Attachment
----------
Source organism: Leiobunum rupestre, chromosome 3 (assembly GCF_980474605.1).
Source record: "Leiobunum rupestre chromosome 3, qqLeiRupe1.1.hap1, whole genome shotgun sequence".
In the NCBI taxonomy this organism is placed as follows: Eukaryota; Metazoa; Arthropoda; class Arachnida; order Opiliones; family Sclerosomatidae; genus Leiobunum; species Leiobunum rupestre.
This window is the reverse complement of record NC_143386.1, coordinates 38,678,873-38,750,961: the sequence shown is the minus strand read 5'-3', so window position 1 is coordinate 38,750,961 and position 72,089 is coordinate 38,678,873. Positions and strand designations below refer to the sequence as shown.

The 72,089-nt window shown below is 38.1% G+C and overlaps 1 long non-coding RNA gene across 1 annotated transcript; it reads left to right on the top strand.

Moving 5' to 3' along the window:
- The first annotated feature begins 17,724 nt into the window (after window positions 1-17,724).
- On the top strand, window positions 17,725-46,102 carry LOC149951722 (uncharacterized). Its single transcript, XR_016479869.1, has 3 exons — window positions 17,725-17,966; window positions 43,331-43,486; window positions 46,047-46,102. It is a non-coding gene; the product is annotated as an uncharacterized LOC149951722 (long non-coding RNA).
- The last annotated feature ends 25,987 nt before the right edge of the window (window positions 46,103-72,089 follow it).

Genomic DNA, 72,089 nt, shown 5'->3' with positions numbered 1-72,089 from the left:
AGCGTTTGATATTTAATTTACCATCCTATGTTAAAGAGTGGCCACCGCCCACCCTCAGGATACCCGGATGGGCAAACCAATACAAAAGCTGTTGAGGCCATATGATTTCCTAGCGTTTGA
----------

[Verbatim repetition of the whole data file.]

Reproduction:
Source organism: Leiobunum rupestre, chromosome 3 (assembly GCF_980474605.1).
Source record: "Leiobunum rupestre chromosome 3, qqLeiRupe1.1.hap1, whole genome shotgun sequence".
In the NCBI taxonomy this organism is placed as follows: Eukaryota; Metazoa; Arthropoda; class Arachnida; order Opiliones; family Sclerosomatidae; genus Leiobunum; species Leiobunum rupestre.
This window is the reverse complement of record NC_143386.1, coordinates 38,678,873-38,750,961: the sequence shown is the minus strand read 5'-3', so window position 1 is coordinate 38,750,961 and position 72,089 is coordinate 38,678,873. Positions and strand designations below refer to the sequence as shown.

The 72,089-nt window shown below is 38.1% G+C and overlaps 1 long non-coding RNA gene across 1 annotated transcript; it reads left to right on the top strand.

Moving 5' to 3' along the window:
- The first annotated feature begins 17,724 nt into the window (after window positions 1-17,724).
- On the top strand, window positions 17,725-46,102 carry LOC149951722 (uncharacterized). Its single transcript, XR_016479869.1, has 3 exons — window positions 17,725-17,966; window positions 43,331-43,486; window positions 46,047-46,102. It is a non-coding gene; the product is annotated as an uncharacterized LOC149951722 (long non-coding RNA).
- The last annotated feature ends 25,987 nt before the right edge of the window (window positions 46,103-72,089 follow it).

Genomic DNA, 72,089 nt, shown 5'->3' with positions numbered 1-72,089 from the left:
AGCGTTTGATATTTAATTTACCATCCTATGTTAAAGAGTGGCCACCGCCCACCCTCAGGATACCCGGATGGGCAAACCAATACAAAAGCTGTTGAGGCCATATGATTTCCTAGCGTTTGA